By Vaibhav Singh, HBS Class of 2017
David Bowie, rock star, poet, actor and icon, died on January 10th 2016. He recorded one of his most popular singles, “Heroes” back in 1977, celebrating two lovers who meet at the Berlin Wall, trying to find a way to be together. The wall stood there for another twelve years, but it did come down one day and millions of reunited souls became a symbol of the new Europe.
To many, January 2016 looked like a perfect storm. Chinese stock markets crashed by more than 20%, news from North Korea seemed like something Dr. Strangelove would enjoy, the crisis of confidence in Europe continued to intensify and Santa’s elves at the North Pole welcomed the New Year at temperatures 50 0F above average. However, if we look at the puzzle differently, we might find order and even beauty in what might look like total chaos.
I reached out to a few Harvard Business School alumni who have thrived through economic cycles, technology bubbles and much worse. The question posed to them was a simple one: “If you had a time machine and you could go back to one date in history and change one thing. What would that be and why?”
Each answer below comes from a very different perspective but sheds light on how the revolutions of tomorrow are only temporarily walled within the realm of our imagination.
CEO of Swagbucks.com, Ex-CEO of Fandango.com, HBS ’86
I think if the United States or the western Allies were first in creating and owning technologies that included GPS and mobile phone transmission, then in 1939 the beginning of Germany’s advance into what became World War II could have been averted. Thirty million people died including innocent millions transported by mobile killing vans and then trains to concentration and death camps. I have a hard time today coming to grips with the horrendous mass scale crimes that could have been prevented. Technology solves problems and we see this mostly for our everyday utilities. But saving lives, preventing conflicts, and saving innocents is where I would spend time — past, present, and future.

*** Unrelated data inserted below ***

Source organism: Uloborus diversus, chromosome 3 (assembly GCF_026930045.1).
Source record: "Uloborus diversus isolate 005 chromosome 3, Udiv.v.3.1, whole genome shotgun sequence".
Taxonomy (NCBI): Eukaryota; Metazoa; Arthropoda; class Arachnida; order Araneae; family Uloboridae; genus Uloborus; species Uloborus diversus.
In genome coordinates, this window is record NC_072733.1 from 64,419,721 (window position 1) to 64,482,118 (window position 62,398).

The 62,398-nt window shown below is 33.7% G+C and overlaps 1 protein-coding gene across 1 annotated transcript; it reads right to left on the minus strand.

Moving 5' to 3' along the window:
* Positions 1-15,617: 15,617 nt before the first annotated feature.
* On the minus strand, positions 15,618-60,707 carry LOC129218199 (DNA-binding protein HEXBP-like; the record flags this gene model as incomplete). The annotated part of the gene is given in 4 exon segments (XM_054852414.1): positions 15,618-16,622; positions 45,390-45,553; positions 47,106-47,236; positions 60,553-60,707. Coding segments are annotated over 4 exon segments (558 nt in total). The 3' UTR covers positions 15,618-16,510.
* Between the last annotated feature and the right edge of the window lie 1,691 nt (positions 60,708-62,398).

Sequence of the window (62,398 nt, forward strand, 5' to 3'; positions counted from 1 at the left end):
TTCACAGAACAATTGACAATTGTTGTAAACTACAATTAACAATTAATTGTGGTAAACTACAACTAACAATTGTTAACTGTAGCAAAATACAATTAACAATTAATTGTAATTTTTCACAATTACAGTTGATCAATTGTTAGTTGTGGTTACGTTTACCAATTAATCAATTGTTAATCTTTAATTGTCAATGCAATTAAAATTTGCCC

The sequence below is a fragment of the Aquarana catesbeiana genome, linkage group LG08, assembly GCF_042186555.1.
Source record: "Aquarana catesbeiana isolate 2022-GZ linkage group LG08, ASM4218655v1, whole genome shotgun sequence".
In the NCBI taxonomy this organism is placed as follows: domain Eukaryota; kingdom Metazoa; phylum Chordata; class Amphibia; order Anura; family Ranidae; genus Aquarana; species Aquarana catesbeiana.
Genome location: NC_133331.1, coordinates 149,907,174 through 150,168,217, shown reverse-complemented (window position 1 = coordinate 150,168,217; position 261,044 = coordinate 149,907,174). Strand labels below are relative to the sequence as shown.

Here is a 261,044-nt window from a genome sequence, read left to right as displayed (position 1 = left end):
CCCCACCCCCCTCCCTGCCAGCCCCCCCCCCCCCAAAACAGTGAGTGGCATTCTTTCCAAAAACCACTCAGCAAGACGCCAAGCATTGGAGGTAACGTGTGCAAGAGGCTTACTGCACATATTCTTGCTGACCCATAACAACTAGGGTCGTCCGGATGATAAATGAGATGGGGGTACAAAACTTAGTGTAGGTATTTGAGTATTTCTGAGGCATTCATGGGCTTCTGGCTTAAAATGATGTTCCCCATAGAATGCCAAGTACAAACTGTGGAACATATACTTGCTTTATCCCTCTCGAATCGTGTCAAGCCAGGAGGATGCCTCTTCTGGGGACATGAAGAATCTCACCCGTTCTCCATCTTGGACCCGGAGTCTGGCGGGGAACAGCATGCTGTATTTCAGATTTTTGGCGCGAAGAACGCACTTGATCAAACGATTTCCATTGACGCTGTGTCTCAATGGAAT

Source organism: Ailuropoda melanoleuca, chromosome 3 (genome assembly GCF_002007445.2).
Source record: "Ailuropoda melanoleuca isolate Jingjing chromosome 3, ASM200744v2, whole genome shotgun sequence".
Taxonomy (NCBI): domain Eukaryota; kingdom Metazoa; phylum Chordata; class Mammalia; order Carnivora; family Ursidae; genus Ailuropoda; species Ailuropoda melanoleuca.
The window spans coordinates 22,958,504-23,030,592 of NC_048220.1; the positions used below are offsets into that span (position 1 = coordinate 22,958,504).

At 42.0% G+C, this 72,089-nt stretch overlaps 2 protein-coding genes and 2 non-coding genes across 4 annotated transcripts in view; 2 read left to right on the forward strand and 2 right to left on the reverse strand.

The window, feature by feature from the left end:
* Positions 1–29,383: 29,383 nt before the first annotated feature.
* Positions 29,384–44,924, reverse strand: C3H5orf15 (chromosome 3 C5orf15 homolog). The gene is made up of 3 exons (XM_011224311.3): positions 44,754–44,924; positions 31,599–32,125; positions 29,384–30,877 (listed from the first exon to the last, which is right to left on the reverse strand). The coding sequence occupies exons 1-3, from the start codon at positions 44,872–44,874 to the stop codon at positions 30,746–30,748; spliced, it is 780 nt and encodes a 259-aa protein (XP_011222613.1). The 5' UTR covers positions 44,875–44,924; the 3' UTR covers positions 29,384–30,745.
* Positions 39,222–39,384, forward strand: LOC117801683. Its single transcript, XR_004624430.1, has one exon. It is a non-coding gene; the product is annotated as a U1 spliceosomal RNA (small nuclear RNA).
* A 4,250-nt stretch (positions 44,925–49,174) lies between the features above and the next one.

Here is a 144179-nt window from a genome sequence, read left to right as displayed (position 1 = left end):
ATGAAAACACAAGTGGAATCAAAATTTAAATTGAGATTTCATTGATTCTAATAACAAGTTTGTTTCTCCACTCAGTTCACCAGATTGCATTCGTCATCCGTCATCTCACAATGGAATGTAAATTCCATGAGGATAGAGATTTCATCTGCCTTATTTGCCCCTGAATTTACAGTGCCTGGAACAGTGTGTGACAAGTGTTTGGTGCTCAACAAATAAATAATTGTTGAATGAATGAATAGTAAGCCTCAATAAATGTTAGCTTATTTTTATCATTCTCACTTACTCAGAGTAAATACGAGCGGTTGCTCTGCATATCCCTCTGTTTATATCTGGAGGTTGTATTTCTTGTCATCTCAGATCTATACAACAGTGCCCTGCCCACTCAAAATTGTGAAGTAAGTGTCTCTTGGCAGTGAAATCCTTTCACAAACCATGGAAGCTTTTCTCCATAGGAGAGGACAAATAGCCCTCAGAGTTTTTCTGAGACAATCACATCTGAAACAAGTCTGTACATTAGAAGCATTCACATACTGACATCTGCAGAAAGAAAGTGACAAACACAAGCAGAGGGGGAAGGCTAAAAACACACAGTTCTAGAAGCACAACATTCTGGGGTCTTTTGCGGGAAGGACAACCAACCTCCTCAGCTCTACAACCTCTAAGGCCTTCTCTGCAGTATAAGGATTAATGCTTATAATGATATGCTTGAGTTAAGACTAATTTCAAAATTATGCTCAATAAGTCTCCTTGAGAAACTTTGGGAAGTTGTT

Acclaimed Author, Ex-Head of P&G India, Hbs AMP ’91
The standard recipe for making a poor country rich is to export labor intensive, low-tech manufactured goods. It transformed East Asia, China and South East Asia into middle class societies. In the early 1960s it was becoming clear to the world that Japan was creating a huge number of jobs based on the export of toys, shoes, and simple manufactures. Korea, Taiwan, Hong Kong, and Singapore saw this and quickly followed suit. All of them went on to become first world countries. The countries of South East Asia also followed this model to become respectable middle-income economies. China is the latest and it was so successful that it became the world’s factory.
India missed this bus. It is hard to blame Nehru because he a product of the socialist age, looked eastwards. Indira Gandhi sneered at the World Bank’s suggestion in 1968 that India might learn something from Taiwan and Korea. Instead, she nationalized banks, committed other lunacies, and India lost a whole generation. After 1991, the reformers did try to emulate the Asian model but the overhang of bad socialist policies and red tape defeated them. This (read: BJP government elected in 2015) is the first government to make a determined attempt to fix the manufacturing ecosystem and make it easier to do business. If I could go back in history I would have adopted the Japanese model in the 1960s and the rest would be history.
Founder & CEO of Breyer Capital, Partner Emeritus at Accel Partners, HBS ’87
I would go back only to January 1, 2016/stay in present. I am passionate about Human Assisted Learning and artificial intelligence representing a venture capital/investment opportunity over the next decade that will provide greater returns than did social networks in 2005 and the internet in 1995. It is truly a magical time to be an entrepreneur and investor in Human Assisted Learning foundational enterprises.
Co-Founder & CEO of Athena Health, HBS ’97
I would never go back in history to change anything. Each tragic development is incubated by layer upon layer of contributing factor that made conditions ripe for tragic events. Our calling as humans is to pick the narrative we inherit up and ride it to a better place. Dig in our edges, keep our balance, open our heart, choose our battles, and leave a slightly better set stage for those who come behind.
I don’t bemoan the bad events of the past, thank god for them. The make your enormous calling to make the world better than before a little easier and the path (at least the one not to take) a little clearer
Senior Lecturer at HBS, Founder & Managing Partner of Xander Group, HBS ’04
Instead of focusing on the past, we should look to the present and think about the things we need to change today to shape our collective future. As Longfellow said,
“Trust no Future, howe’er pleasant!
Let the dead Past bury its dead!
Act, act in the living Present!
Heart within, and God o’erhead!”